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which system for basement kitchen garden, and spring seed starting?


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Old 04-19-2016, 10:11 AM
twd000 twd000 is offline
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Default which system for basement kitchen garden, and spring seed starting?

I live in New Hampshire and garden outdoors during the six months of warm weather. I'm looking at setting up a hydroponic system for the six cold months. I mainly want to grow leafy greens and herbs for a family of four. I would also like to use the same system in the spring for starting seeds for the outdoor garden. I currently have a T5 grow light for the seedlings and I hand-water. The system will live in my finished basement and I would empty it each spring and restart it each fall when the cold weather halts work in the outdoor garden.

In addition to the grow light, I have a plastic shelf : http://www.lowes.com/pd_339949-230-3...lue+hawk+shelf
automatic timers, etc that I would re-use for the hydro system.
I have a Milwaukee pH meter and air pump from homebrewing beer.
I am an engineer and fairly handy at DIY.

Would an NFT or DWC hydro system be more appropriate for these purposes?

Conventional or organic nutrients? I also run a red worm composting bin - can I use the leachate in a hydroponic system?

I would be interested in growing leafy green stuff, not really fruiting and blooming (although strawberries would be nice one day)

Lettuce (romaine, Bibb, arugula, mesclun)
Napa cabbage
Kale
Basil
Rosemary
Parsley
Cilantro

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  #2  
Old 04-19-2016, 11:55 PM
GpsFrontier GpsFrontier is offline
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Hello twd000,
First even though you have a pH meter, you'll want to get some pH drops. Electronic meters can give false results, even when taken care of and calibrated. pH drops will never give you false readings. Even if you mostly use the meter, you still need pH drops to double check your readings if there is any question about the readings.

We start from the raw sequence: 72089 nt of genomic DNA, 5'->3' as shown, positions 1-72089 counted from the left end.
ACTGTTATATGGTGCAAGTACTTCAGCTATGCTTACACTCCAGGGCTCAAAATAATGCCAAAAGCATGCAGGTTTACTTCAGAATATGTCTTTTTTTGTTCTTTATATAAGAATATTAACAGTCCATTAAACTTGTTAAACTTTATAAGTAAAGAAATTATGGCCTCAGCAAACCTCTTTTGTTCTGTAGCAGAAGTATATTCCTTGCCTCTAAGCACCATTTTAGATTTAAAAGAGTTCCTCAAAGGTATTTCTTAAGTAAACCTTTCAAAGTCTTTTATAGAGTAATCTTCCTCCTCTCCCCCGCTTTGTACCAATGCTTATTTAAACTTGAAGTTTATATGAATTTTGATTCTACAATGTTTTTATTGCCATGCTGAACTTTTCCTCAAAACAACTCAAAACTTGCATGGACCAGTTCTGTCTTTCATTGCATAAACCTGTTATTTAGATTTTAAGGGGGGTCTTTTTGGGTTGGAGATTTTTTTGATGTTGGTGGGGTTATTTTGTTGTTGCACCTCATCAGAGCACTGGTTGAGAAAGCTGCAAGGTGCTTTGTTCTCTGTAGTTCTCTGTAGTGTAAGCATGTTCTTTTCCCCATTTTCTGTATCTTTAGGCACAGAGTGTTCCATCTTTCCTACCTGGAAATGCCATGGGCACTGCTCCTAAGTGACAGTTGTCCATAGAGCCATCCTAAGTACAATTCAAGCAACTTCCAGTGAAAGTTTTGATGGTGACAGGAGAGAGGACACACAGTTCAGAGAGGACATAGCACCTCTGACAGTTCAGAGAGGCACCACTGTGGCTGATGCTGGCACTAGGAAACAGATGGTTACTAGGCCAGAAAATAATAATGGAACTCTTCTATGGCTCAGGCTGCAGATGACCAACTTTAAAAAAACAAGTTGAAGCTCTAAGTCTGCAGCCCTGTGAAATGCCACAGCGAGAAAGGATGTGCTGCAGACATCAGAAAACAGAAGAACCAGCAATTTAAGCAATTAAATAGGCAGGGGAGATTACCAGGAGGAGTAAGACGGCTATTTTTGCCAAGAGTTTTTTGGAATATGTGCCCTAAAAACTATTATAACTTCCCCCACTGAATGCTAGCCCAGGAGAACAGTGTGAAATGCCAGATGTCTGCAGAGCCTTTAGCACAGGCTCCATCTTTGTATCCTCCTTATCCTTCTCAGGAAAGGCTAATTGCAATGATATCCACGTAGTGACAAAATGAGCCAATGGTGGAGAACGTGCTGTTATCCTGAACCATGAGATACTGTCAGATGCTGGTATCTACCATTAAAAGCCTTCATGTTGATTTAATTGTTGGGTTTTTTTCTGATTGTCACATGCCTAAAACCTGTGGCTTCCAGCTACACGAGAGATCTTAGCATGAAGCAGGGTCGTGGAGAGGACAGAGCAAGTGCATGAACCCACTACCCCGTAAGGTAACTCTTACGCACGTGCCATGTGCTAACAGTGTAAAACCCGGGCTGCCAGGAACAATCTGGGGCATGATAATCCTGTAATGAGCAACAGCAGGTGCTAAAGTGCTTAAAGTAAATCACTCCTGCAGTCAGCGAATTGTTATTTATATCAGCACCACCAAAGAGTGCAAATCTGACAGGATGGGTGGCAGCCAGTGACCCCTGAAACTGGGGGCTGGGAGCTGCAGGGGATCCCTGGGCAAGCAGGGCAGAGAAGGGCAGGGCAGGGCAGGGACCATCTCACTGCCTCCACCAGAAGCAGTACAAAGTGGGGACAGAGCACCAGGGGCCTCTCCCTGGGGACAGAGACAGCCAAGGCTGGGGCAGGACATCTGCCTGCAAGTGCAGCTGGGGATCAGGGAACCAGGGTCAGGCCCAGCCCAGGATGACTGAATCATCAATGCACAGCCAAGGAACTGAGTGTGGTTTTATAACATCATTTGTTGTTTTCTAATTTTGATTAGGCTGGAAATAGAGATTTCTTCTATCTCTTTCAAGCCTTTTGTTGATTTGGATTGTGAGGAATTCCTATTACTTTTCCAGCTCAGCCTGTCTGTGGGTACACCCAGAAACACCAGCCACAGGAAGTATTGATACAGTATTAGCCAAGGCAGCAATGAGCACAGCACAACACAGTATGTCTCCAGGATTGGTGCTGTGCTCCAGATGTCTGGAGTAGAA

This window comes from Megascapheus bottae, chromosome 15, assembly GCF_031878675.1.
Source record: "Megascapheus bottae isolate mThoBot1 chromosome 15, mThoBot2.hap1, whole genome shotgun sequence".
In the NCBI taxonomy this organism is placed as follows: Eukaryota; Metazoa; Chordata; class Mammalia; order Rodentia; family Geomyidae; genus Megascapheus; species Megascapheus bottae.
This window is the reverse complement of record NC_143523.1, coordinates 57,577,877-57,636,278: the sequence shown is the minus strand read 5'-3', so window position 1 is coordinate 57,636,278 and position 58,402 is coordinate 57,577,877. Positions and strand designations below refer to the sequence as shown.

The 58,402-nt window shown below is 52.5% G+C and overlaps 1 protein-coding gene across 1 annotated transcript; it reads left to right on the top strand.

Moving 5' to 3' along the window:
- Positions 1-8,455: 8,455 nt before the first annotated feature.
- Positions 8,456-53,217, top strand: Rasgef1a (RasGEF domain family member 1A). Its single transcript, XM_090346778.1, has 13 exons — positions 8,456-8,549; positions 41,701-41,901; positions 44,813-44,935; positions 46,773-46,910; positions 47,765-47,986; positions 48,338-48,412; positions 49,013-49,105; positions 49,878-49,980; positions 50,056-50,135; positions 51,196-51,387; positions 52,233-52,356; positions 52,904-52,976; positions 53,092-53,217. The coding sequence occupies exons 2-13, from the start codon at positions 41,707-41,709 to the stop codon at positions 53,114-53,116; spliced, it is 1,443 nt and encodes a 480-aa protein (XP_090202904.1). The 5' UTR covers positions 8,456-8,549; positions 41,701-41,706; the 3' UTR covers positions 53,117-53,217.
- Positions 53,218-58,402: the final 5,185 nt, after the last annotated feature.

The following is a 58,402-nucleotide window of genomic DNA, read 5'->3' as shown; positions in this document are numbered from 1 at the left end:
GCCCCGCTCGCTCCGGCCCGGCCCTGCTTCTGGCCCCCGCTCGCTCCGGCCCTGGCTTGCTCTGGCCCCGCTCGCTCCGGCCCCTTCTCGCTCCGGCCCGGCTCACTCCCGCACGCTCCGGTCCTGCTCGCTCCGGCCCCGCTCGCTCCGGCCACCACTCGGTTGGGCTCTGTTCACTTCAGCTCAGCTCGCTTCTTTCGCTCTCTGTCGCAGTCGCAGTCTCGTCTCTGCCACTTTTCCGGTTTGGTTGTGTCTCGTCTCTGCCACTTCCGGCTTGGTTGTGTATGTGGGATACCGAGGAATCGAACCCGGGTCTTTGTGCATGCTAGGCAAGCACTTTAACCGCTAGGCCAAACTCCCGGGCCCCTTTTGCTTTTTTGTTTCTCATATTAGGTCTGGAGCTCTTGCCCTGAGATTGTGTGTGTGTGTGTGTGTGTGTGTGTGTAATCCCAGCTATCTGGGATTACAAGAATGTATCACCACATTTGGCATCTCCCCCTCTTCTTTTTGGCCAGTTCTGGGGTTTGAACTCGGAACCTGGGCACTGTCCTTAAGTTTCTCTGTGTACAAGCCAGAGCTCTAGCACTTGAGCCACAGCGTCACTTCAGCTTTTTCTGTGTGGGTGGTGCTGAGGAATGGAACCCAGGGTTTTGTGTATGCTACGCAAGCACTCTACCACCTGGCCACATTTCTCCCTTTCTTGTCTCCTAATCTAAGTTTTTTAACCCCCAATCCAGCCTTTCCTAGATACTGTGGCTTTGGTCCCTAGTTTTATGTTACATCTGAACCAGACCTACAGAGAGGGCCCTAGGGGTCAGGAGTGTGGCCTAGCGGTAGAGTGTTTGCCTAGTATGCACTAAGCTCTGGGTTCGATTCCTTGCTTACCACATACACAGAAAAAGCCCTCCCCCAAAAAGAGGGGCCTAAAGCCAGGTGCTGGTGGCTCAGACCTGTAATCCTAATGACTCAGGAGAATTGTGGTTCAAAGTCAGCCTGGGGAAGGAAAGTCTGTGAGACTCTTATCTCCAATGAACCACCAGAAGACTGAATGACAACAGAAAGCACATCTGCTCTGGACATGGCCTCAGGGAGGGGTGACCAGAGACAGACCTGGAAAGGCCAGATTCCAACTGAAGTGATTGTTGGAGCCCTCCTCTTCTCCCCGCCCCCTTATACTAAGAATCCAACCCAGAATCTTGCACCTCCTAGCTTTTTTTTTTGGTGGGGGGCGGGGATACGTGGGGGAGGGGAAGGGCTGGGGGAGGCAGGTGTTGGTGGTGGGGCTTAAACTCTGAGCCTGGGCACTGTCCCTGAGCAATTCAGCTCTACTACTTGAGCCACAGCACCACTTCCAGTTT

Quote:
Would an NFT or DWC hydro system be more appropriate for these purposes?
You mean systems.... Your much better off growing your crops in multiple systems, rather than one system. Going by your list of plants I would break them into at least two groups. Herbs and lettuce. Then it depends on how many plants of each you'll be growing as to whether I would break them into more systems. The best type of system would depend on the amount of plants, size, and the space you have to work with.

Before you design and build a hydroponic system, you need to know what your designing it for. First you need to do some math deciding on how many plants of each you will be needing to feed your family. As an example, if you wanted/needed to harvest 3 heads of romaine each week, and seed to harvest time is 50-55 days, (8 weeks depending on variety), you'll need to be growing 24 romaine plants at any given time to accomplish that goal of harvesting 3 a week. Since they will be spending about half their life cycle in a prorogation system, the main system will need to have at least 12 spots for romaine lettuce alone. While the prorogation system has another 12 seedlings. Each week you start 3 new ones to replace the harvested ones, and rotate the oldest ones in the prorogation system into the main system after that weeks harvest.